Associations between loneliness and acute hospitalisation outcomes among patients receiving mental healthcare in South London: a retrospective cohort study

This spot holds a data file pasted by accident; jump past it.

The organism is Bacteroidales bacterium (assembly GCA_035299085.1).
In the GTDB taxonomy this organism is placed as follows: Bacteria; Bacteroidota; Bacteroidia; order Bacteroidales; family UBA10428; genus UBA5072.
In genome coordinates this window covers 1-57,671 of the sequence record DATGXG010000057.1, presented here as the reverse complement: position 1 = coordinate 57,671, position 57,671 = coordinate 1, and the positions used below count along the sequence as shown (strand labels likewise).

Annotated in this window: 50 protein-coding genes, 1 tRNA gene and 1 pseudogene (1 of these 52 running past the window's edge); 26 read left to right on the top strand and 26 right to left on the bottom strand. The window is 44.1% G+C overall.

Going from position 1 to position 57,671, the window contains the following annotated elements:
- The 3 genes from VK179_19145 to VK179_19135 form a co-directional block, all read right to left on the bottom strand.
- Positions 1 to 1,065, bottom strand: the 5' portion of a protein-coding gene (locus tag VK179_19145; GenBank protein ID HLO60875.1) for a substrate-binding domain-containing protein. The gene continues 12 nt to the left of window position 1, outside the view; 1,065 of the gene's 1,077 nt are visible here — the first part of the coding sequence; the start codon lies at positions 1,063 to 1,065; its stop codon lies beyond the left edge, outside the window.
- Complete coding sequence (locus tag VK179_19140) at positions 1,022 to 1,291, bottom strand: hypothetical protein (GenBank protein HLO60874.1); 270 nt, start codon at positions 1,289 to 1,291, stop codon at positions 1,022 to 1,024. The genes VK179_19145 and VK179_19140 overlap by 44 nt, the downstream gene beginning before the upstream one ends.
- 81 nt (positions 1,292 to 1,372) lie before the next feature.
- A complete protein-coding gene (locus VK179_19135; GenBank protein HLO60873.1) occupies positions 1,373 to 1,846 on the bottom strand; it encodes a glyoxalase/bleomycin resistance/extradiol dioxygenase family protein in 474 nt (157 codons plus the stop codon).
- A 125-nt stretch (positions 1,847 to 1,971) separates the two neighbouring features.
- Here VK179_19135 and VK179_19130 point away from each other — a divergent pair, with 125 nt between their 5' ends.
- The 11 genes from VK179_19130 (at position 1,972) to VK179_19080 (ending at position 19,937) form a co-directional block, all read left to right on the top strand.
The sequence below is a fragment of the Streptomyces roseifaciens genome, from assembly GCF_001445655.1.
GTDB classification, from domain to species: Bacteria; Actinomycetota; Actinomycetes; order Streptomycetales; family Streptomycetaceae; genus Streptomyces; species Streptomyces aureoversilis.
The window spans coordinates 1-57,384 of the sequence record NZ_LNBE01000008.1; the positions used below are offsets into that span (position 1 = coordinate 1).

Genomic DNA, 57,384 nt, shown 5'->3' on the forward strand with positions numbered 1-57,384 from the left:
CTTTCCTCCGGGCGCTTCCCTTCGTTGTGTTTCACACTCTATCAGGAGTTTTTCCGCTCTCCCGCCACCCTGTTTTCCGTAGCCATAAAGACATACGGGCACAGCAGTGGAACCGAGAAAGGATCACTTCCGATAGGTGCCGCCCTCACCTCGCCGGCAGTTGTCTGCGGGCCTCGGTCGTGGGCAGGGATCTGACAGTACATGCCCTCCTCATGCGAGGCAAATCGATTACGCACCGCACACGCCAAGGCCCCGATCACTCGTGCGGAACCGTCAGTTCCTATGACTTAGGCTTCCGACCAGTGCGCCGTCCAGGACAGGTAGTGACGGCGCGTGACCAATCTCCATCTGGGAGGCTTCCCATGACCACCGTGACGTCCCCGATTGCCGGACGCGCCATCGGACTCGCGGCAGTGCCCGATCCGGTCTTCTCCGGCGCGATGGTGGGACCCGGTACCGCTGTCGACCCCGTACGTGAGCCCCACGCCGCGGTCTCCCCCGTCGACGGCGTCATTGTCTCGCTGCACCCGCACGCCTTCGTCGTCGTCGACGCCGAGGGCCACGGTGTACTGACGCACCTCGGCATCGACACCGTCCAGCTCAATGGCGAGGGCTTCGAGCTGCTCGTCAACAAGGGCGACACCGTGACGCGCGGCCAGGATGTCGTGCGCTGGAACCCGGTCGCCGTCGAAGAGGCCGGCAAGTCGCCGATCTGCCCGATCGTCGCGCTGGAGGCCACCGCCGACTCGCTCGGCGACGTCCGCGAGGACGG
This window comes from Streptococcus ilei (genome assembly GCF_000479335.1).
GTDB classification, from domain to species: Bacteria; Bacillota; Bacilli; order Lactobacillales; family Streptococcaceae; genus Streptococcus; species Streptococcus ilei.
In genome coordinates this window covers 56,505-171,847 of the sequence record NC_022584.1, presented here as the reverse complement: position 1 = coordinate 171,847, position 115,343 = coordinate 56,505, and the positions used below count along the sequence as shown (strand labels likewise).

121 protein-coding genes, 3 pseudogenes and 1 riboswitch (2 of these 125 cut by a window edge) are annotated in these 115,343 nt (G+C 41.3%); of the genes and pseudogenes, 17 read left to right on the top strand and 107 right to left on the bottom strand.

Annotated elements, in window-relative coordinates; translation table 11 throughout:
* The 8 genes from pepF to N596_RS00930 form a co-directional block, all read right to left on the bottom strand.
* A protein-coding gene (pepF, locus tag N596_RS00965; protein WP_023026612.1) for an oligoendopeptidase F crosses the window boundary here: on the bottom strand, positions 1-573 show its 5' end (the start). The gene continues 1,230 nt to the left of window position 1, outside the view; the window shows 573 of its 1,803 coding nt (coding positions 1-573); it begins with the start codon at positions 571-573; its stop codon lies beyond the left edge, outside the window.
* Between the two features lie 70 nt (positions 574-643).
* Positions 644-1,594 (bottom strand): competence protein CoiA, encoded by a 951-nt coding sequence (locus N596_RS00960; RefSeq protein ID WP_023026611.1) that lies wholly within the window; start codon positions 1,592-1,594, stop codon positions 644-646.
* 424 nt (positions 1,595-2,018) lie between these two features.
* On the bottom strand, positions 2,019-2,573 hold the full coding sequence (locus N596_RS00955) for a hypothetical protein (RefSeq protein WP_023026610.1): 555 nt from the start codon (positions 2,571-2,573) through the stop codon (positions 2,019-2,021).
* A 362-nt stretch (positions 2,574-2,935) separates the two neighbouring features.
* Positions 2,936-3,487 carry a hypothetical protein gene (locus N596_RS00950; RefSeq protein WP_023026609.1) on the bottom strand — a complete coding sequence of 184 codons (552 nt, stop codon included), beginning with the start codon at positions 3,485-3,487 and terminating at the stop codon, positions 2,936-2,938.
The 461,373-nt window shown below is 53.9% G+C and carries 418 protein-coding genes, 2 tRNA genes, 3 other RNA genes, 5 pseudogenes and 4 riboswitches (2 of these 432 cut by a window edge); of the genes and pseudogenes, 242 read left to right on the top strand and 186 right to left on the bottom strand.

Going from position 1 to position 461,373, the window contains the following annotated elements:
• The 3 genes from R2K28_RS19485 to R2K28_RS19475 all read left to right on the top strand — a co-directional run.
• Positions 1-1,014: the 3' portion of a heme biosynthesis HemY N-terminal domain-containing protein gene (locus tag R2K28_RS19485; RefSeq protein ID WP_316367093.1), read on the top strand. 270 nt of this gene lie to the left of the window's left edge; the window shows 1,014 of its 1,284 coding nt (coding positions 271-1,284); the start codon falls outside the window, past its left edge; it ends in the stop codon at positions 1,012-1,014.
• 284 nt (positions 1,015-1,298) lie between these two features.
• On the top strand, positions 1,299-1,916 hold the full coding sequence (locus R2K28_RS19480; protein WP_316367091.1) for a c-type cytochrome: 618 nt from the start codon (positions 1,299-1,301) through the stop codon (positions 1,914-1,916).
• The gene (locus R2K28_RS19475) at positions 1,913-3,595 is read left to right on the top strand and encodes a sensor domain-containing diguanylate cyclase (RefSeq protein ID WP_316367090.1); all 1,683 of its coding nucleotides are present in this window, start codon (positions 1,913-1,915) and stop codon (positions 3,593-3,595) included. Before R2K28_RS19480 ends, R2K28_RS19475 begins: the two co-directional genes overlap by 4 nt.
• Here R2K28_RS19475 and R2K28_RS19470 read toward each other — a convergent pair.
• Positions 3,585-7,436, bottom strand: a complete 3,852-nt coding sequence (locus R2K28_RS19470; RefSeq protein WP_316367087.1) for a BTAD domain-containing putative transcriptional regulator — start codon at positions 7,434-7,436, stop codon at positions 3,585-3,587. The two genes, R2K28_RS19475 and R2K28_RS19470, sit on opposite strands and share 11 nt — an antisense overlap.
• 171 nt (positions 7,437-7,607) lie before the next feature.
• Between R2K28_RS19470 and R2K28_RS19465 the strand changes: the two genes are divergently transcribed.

PURPOSE: It is well known that loneliness can worsen physical and mental health outcomes, but there is a dearth of research on the impact of loneliness in populations receiving mental healthcare. This study aimed to investigate cross-sectional correlates of loneliness among such patients and longitudinal risk for acute general hospitalisations. METHOD: A retrospective observational study was conducted on the data from patients aged 18 + receiving assessment/care at a large mental healthcare provider in South London. Recorded loneliness status was ascertained among active patients on the index date, 30th Jun 2012. Acute general hospitalisation (emergency/elective) outcomes were obtained until 31st Mar 2018. Length of stay was modelled using Poisson regression models and time-to hospitalisation and time-to mortality were modelled using Cox proportional hazards regression models. RESULTS: The data from 26,745 patients were analysed. The prevalence of patients with recorded loneliness was 16.4% at the index date. In the fully adjusted model, patients with recorded loneliness had higher hazards of emergency (HR 1.15, 95% CI 1.09-1.22) and elective (1.05, 1.01-1.12) hospitalisation than patients who were not recorded as lonely, and a longer duration of both emergency (IRR 1.06, 95% CI 1.05-1.07) and elective (1.02, 1.01-1.03) general hospitalisations. There was no association between loneliness and mortality. Correlates of loneliness included having an eating disorder (OR 1.67, 95% CI 1.29-2.25) and serious mental illnesses (OR 1.44, 1.29-1.62). CONCLUSION: Loneliness in patients receiving mental healthcare is associated with higher use of general hospital services. Increased attention to the physical healthcare of this patient group is therefore warranted.